De aanstaande restauratie van de Moerputtenbrug (1882-1885), kunstwerk in de voormalige Langstraatspoorlijn
In the period 1875-1890 the Langstraat railway was constructed in North Brabant. The railway line formed the east-west connection between 's-Hertogenbosch and Lage Zwaluwe and ran through the Langstraat, traditionally the region where the leather and shoe industry was concentrated.
People had high economic expectations for the Langstraat railway, but they did not come true. The 46.5-kilometer-long railway remained a provincial enterprise. Although the intention was to construct a double track, only a single track was realised. As a result it was nicknamed: ‘Halve Zolenlijntje’ (half-sole line).
In North Brabant several concrete relics of the Langstraat railway have been preserved. Part of the railway embankment is still in its original state, another part was converted into an intercity bicycle path. In the form of a linear structure in the landscape the Langstraat railway has been preserved in its entirety.
Along the railway line there are still some level-crossing keepers' dwellings (e.g. at Sprang-Capelle and Waalwijk). Besides, various old railway bridges, such as Venkant bridge and Moerputten bridge, have been preserved. The article concentrates on Moerputten bridge, an approximately 585-meter-long sluice in the former inundation area ('de Moerputten') south-west of 's-Hertogenbosch.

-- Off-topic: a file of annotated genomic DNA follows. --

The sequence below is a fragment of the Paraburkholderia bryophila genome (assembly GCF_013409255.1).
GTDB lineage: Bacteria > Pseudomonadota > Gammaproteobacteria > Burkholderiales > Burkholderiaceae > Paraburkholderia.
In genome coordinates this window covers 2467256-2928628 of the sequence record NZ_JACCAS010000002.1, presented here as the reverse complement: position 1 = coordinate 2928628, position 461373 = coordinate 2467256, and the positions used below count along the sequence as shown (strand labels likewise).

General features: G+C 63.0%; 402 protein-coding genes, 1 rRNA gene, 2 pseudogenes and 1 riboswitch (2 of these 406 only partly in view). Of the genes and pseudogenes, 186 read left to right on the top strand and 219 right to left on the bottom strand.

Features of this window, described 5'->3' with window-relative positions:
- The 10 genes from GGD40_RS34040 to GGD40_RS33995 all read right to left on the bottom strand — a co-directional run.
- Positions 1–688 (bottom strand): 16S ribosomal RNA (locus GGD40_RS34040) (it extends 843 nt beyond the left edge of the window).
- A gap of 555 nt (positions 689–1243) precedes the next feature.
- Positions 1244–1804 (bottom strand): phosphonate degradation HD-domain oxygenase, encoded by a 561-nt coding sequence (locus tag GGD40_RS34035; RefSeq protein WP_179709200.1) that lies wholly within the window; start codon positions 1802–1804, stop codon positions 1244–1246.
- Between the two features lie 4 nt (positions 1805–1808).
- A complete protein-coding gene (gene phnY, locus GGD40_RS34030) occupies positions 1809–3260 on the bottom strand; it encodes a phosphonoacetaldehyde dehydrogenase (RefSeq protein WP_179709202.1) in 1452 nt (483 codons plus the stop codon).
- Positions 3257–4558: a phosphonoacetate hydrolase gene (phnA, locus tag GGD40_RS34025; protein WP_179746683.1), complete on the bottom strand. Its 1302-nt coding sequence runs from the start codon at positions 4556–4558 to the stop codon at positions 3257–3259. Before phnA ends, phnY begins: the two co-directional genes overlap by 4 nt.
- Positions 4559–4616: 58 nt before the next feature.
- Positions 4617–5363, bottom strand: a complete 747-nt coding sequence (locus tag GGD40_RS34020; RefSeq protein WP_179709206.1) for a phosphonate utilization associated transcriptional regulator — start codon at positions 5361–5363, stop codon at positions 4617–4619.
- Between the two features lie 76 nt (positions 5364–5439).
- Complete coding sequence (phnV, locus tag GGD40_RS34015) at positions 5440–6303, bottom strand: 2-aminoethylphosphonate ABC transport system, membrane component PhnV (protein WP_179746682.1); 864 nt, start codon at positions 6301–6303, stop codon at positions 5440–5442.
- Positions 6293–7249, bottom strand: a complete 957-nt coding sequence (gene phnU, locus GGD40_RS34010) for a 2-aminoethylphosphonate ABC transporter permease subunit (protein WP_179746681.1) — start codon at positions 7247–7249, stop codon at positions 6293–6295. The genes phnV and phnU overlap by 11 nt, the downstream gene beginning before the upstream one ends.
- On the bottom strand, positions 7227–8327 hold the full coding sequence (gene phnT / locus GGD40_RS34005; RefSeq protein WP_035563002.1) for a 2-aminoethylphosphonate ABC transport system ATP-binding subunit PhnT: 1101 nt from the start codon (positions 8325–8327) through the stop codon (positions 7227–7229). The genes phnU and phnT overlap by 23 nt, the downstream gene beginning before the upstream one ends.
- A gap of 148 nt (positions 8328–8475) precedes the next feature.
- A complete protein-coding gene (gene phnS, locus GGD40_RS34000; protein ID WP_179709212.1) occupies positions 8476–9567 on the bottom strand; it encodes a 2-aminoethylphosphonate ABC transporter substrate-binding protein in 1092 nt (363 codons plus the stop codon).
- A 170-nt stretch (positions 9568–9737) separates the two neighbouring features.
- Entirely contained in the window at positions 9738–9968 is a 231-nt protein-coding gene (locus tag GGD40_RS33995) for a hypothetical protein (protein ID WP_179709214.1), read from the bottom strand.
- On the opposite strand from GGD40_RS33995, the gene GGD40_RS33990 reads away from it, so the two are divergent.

The cultural-historical significance of Moerputten bridge is rich and varied. Apart from its historical importance as a railway bridge on the Langstraat railway line, Moerputten bridge appears to be related to the fortified city of 's-Hertogenbosch in a hydraulic and military-strategic respect.
Moerputten bridge was built as a sluice in order to collect the excess water of the rivers Aa and Maas in winter and spring, and to pass the water through after it had been regulated and let in via Beerse Overlaat.
Furthermore, the wetlands of Moerputten were traditionally part of the fortified city of 's-Hertogenbosch. In times of war the inundation area ('Bossche Inundatieveld') prevented the enemy's approach from the south-west, so that Moerputten bridge also had military-strategic significance. But above all, Moerputten bridge is a masterly example of engineering and a striking specimen of 19th-century belief in progress.
After part of the Langstraat railway line had been put out of operation in 1972, the railway fell into disrepair. The red lead, finishing coat and the paints that covered Moerputten bridge came off and ended up in the water of Moerputten, which by that time had acquired the status of nature reserve (!). Pollution of soil, sludge and water were the result. The special fauna and flora of the Moerputten nature reserve were at risk.
Meanwhile a sound restoration plan is in preparation. The plan was developed by the owner of Moerputten bridge (Dutch Forestry Commission) in co-operation with various interested parties. In the autumn of 2003 a limited trial restoration was started.
The further course of the restoration will be largely determined by the results of this trial restoration. As the breeding season will have to be respected, the restoration of Moerputten bridge can only take place between 1 August and 1 March. If things proceed according to plan, the restoration will be completed in 2007. Moerputten bridge will then be given a new use and is to function as a pedestrian bridge.